Knowing when to step in and when to give it space: To use a traveling metaphor, it’s easy to get lost when you’re going somewhere you’ve never been. When I was the client, I felt it was my role to give direction when needed, and then to step out of the way and let creativity happen. Early in my career, I was the global brand manager for Sprite, and my charge was to develop a new visual identity work for the brand. At the time, the brand was largely known for its “Obey Your Thirst” message along with its associations with hip hop and the NBA. In my mind, I was looking for something that would resonate with youth while drawing on the attributes of the product. Most of the agencies I met with really played up the youth culture angle, but very little about the product tie-in. I was getting frustrated because my direction for the work was not being played back. Then I met with renowned designer Brian Collins and Ogilvy’s Brand Integration team. After brief intros and some small talk, I shared my vision to see certain attributes like “crisp” and “clear” brought to life visually within the Sprite brand context.  I still remember Brian’s response “Absolutely, you should!” A great conversation ensued and I knew I had found my creative agency. From there my role evolved, first I gave them the space to create, then, once we started producing creative work, I began alerting them to possible issues or challenges that could arise from the company’s point of view.  Working together we were able to navigate a complex system so that the work could see the light of day.

Being accessible and decisive: Creative work is a journey. The direction you start may not be the direction in which you end up. New truths and insights may be uncovered, and business realities may change. The last thing you want is for your agency to be left hanging on questions that only the client can reasonably answer. In this regard, one of the best clients I’ve ever had the chance to work with were the good people from the Corporate Office of Ronald McDonald House Charities of Canada. When we started, the brief was to come up with innovative ideas to help them significantly increase their fundraising activities, but as we met with key stakeholders, we quickly realized the first order of business was to define the roles between the Ronald McDonald houses and the corporate office. A vastly different brief! Fortunately, our client was engaged, open, readily accessible and decisive. They gave us the permission to pivot and help more clearly define their purpose from one of a charity to a champion of the houses. Once their role was clearer, the ideas for championing the houses through fundraising became greater, more focused and impactful.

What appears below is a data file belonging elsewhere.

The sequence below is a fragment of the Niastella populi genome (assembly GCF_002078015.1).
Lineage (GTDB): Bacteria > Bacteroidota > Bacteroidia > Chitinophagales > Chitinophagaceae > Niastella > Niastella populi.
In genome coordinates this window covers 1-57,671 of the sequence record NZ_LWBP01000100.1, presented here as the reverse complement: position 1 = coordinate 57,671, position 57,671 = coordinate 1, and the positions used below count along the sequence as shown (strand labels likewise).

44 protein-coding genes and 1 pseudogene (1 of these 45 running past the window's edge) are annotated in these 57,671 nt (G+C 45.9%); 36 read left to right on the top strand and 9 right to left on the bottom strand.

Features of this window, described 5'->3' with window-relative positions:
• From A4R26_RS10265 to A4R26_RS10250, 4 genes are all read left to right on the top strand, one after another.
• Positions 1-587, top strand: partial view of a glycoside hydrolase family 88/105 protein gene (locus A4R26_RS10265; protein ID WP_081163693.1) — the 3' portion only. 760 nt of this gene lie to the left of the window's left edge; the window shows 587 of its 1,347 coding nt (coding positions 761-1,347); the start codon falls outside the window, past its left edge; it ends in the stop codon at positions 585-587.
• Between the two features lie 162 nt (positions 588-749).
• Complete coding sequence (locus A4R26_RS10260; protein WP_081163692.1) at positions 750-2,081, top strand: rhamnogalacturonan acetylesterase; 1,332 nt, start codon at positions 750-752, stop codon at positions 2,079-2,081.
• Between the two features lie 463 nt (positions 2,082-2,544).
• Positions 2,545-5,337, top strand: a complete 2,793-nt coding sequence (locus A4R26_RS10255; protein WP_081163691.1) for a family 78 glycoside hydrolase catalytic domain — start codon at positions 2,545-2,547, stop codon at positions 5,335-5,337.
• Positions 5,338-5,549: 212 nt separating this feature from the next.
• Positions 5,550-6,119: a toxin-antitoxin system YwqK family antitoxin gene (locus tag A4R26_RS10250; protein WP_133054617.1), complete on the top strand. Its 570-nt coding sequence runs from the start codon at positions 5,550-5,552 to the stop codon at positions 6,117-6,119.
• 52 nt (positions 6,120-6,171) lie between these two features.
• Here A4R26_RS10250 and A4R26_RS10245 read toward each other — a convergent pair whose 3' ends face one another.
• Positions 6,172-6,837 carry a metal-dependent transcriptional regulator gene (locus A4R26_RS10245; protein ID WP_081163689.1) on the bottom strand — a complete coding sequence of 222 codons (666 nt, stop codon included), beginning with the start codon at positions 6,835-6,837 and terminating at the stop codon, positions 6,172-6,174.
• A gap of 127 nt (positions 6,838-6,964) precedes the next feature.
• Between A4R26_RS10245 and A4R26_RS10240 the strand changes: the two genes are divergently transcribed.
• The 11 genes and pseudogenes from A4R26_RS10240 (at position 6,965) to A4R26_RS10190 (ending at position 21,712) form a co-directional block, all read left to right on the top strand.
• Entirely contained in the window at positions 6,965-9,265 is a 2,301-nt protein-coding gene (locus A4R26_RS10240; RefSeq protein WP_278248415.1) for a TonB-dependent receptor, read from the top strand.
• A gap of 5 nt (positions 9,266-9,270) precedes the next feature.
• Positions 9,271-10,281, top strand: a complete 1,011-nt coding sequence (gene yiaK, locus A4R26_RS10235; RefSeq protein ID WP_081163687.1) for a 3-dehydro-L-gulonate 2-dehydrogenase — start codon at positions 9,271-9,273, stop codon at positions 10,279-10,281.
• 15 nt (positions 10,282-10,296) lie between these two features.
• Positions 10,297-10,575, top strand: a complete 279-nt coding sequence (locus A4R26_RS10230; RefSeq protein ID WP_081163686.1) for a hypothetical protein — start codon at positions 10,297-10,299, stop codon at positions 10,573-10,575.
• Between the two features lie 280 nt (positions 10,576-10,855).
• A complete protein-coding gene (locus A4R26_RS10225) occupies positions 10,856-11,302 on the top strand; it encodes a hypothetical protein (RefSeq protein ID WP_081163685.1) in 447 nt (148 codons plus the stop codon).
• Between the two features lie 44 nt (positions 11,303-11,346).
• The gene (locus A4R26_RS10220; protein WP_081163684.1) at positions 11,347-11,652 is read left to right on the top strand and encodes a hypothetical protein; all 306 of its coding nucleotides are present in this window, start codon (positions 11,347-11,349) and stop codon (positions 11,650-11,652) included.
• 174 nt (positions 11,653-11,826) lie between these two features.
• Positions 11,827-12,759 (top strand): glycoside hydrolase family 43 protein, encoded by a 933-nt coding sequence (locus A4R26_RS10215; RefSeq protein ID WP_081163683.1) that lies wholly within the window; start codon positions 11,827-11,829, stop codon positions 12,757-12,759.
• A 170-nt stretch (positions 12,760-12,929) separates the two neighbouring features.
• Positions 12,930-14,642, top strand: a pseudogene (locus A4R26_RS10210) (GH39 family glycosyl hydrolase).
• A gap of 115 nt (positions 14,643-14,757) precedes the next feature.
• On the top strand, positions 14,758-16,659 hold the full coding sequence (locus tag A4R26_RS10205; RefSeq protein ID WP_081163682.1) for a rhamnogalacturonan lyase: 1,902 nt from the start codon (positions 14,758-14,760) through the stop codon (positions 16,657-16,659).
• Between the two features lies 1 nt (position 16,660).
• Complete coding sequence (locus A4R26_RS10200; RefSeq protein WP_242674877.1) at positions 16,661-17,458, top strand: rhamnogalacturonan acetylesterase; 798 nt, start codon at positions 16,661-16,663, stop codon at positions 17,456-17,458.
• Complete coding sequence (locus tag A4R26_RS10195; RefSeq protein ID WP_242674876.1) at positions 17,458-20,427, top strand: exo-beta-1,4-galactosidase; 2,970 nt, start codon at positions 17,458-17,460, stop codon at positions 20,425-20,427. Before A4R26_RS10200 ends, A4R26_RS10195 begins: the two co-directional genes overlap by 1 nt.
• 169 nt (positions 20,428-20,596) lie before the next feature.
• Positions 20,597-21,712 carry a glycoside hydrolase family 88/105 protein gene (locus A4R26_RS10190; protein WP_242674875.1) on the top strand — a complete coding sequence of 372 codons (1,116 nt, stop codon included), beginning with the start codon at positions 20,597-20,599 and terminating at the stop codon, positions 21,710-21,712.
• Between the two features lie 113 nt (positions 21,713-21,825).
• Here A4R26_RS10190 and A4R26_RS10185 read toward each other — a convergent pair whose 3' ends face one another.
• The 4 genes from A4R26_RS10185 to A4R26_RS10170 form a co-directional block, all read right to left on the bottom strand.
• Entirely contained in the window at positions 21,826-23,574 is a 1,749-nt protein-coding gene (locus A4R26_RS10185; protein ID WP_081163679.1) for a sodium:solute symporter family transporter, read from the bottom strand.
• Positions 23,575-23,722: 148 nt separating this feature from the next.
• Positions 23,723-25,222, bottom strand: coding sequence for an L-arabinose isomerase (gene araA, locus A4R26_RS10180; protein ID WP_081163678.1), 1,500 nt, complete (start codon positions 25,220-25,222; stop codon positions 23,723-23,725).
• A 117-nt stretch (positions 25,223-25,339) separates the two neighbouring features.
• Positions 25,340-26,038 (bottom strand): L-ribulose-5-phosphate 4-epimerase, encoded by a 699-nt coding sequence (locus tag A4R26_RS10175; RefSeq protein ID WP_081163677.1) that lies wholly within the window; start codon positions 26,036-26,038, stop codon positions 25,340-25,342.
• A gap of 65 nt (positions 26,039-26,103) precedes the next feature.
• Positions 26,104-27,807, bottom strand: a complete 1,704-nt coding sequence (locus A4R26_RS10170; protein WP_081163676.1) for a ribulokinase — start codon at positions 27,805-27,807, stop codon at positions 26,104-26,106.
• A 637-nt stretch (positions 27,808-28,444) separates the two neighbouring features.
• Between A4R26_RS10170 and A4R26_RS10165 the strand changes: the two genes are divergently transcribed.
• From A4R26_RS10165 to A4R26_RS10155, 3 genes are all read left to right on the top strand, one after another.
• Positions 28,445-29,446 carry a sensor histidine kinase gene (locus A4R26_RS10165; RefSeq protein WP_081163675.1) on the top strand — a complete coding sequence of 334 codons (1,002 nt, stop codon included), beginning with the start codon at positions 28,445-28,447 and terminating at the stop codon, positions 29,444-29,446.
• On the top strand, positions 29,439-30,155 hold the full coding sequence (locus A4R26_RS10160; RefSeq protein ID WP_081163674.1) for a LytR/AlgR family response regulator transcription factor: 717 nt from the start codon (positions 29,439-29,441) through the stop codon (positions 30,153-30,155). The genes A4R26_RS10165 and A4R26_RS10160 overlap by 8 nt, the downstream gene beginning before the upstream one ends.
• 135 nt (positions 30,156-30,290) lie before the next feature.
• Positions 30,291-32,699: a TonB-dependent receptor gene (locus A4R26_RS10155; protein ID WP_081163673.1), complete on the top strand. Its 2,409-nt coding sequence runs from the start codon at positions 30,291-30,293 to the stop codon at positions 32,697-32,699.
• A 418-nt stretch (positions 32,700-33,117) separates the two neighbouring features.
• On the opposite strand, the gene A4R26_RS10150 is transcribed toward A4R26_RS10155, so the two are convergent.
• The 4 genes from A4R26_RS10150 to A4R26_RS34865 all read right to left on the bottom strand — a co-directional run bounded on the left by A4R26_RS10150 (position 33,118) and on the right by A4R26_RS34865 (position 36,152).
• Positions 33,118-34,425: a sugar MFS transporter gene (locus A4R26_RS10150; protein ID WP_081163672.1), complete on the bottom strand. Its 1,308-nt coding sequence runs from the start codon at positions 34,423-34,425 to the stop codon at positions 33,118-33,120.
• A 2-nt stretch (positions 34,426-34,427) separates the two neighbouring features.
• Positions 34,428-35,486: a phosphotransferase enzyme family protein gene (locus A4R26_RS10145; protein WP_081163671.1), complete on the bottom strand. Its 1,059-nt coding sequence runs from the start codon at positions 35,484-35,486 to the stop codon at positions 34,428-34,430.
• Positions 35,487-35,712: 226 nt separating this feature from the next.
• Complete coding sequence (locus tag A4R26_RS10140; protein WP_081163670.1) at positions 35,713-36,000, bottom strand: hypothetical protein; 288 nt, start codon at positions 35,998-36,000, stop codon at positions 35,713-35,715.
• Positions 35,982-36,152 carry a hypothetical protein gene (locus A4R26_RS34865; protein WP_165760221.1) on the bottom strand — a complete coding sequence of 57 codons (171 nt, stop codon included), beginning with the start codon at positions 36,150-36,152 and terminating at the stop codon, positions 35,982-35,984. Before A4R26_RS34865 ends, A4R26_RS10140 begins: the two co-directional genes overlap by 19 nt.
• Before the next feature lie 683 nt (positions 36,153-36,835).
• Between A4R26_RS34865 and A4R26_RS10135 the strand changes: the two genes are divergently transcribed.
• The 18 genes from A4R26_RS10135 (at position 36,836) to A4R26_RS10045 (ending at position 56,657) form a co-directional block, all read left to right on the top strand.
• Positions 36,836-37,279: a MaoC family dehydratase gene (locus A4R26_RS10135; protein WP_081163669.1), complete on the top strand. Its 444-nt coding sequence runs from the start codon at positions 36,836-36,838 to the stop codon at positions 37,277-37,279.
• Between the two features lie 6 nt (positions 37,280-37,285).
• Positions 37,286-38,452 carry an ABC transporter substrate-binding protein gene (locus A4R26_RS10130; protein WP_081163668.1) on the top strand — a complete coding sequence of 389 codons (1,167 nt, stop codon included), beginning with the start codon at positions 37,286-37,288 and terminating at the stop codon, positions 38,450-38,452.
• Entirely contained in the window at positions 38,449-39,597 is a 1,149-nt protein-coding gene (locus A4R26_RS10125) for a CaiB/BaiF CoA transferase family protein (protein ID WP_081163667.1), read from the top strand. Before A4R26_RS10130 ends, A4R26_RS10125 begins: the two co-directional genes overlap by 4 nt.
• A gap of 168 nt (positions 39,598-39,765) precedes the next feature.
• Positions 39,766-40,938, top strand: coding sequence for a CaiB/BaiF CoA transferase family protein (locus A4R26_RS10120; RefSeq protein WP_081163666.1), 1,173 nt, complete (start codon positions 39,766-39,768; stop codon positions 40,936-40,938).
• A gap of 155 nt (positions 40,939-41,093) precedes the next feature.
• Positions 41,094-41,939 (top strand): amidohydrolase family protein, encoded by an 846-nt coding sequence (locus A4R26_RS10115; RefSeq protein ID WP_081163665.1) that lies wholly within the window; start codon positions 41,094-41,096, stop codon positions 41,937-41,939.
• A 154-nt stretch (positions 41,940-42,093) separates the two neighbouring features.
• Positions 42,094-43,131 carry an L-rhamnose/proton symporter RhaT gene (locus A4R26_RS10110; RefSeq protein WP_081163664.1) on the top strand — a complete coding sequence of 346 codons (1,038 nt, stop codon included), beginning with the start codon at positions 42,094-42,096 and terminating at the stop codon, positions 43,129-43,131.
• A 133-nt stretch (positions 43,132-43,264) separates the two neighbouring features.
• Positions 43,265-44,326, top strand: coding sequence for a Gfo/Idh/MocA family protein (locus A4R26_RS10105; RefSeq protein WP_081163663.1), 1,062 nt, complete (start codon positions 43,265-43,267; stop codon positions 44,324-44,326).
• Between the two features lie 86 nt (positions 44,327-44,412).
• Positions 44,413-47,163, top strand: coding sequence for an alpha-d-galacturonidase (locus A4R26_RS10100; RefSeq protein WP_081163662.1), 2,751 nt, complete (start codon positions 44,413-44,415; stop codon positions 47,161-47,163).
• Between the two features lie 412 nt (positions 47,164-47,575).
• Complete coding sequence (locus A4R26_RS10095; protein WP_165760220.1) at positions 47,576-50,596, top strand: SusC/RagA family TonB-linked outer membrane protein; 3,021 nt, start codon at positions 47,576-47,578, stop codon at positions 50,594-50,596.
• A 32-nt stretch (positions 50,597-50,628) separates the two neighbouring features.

Seeing the work as an investment, not a cost. Of all the characteristics that make for a great client, this might be the most nuanced. And let me be clear, this is not about money or budget. It has everything to do with mindset. The right mindset is critical when trying to do work that is innovative, original and ground-breaking. As a rule of thumb, we try to minimize cost, but maximize investment. The numerical difference between a $50,000 cost and $50,000 investment is zero, but the mindset difference is exponential. The way we work at The Green Room Collective, with our clients, we often see that a one percentage point increase in the marketplace could be a gain of tens, even hundreds to millions of dollars in revenue. No small potatoes, and a significant return on a relatively small investment. The key difference between the cost and the investment mindset is that the latter focuses on the potential return of success whereas the cost mindset see the potential for failure. Mindset leads behavior, and in my experience, the investment mindset increases engagement at all levels and produces fresher thinking. This leads to bigger, better ideas.

At the end of the day, work, and especially work that is innovative and original, happens when people work together under a shared vision and a common destination. Great clients are leaders who do just that, they provide clear direction, facilitate an environment where truly creative and innovative work can happen and champion it through to completion. Deservedly, agencies get the lion’s share of attention for their creative exploits, but without the right client that work, and all the energy and effort that went into it, is less likely to land with its full impact within in the business, on the air and in the marketplace.